Jefferson Memorial, DC: night

Jefferson Memorial, DC: night

[Minolta 500si Tamron 28-300 0eV evaluative, Kodak Gold ISO400 color negative film > Epson V300 scanner > Gimp]

...easy as pie, off a mini-tripod from a few hundred yards.
Decent focus, decently stable, no real noise to speak of...and 30MP.
How can I complain.

It has been quite a while sine this camera and lens have given me a bad shot.
What it does do, and what I'm having to work on, is burn through a roll of film in short order. I went to the Mall twice, Lake Artemesia once, the SW waterfront twice and to the Inner Harbor once the past few weeks and smoked through 6 rolls, 3 rolls in one hour one day and 2 rolls in one hour the next day. Of course a good # of those shots were test-shots and re-shots, but still. Even so I still haven't gotten some shots on film that I really wanted to get on film, because there was either too much light or I didn't have the right film, I ran out of ISO100 film a while ago and shot through all the ISO200 that I had in my bag and didn't know it until I was downtown & had to stuff ISO400 in the camera to shoot at all, even at noon on a clear sunny day. But it's hard to be somewhere in the hour around sunset when you have no real reason to go there other than to take pictures :) So I'll make some real reasons. That still means having the right film in the camera...not a very efficient way to shoot, really. If I wasn't in the mood to take test shots I wouldn't have taken shots in broad daylight with ISO400 film etc.

So, with digital gear you can shoot "for free" at whatever ISO you are willing to stand, just have to pay for the camera. With film you have to actually have the film on you to shoot it. That is much more of a problem than I thought as when I do shoot I tend to fly through rolls. I'm starting to buy film in packs of 16 at least. The faster film will last a while. ISO100 disappears like spring snow. And I never buy ISO400 anymore, it's too fast and too noisy for outdoor shooting most of the time and too slow for indoors and twilight shooting. Its only saving grace is that it works well on a tripod at night where the slower film gets too slow especially in a breeze.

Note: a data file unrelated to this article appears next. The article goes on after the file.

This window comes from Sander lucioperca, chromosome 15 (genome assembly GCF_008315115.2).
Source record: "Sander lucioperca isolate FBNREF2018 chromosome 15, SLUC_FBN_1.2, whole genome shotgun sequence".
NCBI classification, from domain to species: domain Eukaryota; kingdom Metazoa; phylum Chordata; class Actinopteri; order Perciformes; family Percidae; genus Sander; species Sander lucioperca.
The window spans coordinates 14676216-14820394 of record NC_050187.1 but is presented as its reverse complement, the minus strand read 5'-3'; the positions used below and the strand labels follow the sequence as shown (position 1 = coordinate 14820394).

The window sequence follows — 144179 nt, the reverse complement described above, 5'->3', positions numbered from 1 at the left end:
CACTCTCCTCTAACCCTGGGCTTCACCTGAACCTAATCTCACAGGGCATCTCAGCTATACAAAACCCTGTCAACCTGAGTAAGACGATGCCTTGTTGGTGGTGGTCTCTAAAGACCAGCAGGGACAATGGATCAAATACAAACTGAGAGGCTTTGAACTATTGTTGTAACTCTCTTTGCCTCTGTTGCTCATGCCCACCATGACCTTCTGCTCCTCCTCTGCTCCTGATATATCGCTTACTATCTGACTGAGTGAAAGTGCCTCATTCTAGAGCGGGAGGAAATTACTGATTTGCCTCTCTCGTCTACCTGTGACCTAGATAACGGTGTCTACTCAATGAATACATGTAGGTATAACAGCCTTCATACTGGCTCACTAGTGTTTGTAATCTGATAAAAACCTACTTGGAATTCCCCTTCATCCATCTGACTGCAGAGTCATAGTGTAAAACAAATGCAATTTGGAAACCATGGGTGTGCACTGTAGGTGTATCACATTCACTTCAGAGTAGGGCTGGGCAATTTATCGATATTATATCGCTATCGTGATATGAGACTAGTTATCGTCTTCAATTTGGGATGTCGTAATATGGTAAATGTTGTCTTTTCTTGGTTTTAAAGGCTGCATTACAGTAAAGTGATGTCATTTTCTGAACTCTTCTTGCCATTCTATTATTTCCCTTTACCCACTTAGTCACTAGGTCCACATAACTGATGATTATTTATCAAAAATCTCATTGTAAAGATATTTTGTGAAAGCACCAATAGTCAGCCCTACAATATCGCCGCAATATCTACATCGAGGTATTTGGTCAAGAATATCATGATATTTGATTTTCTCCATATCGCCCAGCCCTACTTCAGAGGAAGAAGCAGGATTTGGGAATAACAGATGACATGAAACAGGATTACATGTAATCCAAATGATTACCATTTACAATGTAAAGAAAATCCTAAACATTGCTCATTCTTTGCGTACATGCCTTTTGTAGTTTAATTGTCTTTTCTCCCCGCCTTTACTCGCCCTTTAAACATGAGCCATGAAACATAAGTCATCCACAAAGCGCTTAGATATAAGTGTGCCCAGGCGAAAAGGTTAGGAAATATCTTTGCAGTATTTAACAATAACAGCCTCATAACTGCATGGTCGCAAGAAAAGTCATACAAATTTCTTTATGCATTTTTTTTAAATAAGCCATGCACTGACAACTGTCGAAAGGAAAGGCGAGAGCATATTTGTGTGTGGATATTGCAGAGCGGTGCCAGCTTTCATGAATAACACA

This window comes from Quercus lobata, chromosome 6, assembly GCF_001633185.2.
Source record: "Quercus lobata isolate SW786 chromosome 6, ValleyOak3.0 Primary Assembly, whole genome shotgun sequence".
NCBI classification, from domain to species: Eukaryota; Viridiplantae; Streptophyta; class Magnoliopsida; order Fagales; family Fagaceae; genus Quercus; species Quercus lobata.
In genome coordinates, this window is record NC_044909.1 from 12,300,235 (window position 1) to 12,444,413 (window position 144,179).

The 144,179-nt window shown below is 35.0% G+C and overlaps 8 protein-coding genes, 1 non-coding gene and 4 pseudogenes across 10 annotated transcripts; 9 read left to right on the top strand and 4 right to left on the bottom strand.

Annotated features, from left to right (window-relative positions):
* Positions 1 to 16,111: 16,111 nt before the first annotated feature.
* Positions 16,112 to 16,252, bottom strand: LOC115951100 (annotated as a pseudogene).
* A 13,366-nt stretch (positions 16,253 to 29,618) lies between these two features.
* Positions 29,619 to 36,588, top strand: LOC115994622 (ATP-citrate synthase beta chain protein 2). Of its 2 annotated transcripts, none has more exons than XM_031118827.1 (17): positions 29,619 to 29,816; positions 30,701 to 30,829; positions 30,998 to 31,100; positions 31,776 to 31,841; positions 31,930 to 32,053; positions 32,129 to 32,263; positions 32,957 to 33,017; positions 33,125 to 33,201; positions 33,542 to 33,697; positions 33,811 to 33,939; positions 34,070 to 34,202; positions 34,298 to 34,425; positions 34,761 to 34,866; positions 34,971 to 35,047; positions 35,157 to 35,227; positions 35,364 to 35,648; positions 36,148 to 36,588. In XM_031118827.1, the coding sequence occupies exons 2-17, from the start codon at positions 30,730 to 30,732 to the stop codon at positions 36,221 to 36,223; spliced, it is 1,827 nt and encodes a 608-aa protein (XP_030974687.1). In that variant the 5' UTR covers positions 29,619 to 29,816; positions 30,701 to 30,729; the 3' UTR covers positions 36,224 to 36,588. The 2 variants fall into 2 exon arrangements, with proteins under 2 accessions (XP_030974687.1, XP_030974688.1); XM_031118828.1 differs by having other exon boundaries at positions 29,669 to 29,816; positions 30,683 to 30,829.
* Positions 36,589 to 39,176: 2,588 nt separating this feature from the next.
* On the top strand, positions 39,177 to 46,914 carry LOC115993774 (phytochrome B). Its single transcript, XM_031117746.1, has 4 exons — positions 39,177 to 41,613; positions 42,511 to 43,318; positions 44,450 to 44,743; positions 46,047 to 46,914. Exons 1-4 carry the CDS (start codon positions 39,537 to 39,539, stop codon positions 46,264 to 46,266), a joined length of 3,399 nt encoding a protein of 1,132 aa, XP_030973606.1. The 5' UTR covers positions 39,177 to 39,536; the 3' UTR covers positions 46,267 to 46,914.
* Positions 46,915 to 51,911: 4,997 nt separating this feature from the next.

Anyway it's just interesting to not worry about chroma-noise, color or cost, just grain and having the film I want to shoot in the first place. At 10 cents/shot I really can't complain about the cost. So my main concern is keeping the grain under control, relative to the shot I'm taking. In low light like this, on a tight crop like this, at 640x480, grain is just not an issue. Film is overkill for this. It's certainly capable of doing a good job on most of the shots that I want to take, except those that require a butter-smooth, ultra-clean yet highly-detailed shot, where even the slightest visible grain ruins the shot. Where even ISO100 film isn't good enough even with a great exposure.

You can make the case for that with any scene, with large-enough output.

With small-enough output you can shoot wide-angle landscapes with ISO1600 film and get away with it.

The results don't have to be perfect.
Just good enough for the display-size & viewing-distance.
Reliability counts for a lot more than ultimate IQ.

For $175 this rig gives me shots that are functionally superior to the output that I used to get from a $3000 5D with an equivalent Tamron lens. What I lose in terms of fine-detail and grain I more than gain in color realism, lighter weight and cost-savings. Could I say the same thing about a $175 SX130?

Honestly aside from the cost of the film and the occasional headache of dealing with a fullsize SLR and superzoom, I don't know if I really care. I'm not going to want to shoot an SX130 beyond ISO80 and I'm not even sure that I can deal with the color on day shots. I could easily see buying one, remarking that it sure is portable...but never wanting to actually use it when I could shoot film or the D70.

I mean, look: there is *no* visible noise here. At ISO400.
With no NR.
And decent color, if a touch green from a slight underexposure.
Why would I want to mess with that?

If you had a nice reliable mid-size car that performs well and is easy to afford and maintain, would you really trade it for a car that's more cranky and doesn't perform as well, just because it's cheaper and smaller? Would you really want to fly 2500 miles to go somewhere for a week and rely on a $150 point & shoot? Sure the SX130 might be better than film at ISO100. But I'd have to drop at least $150 on one just to find out. Is it really worth that investment?

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05.11.2011. u 15:31 • 0 KomentaraPrint#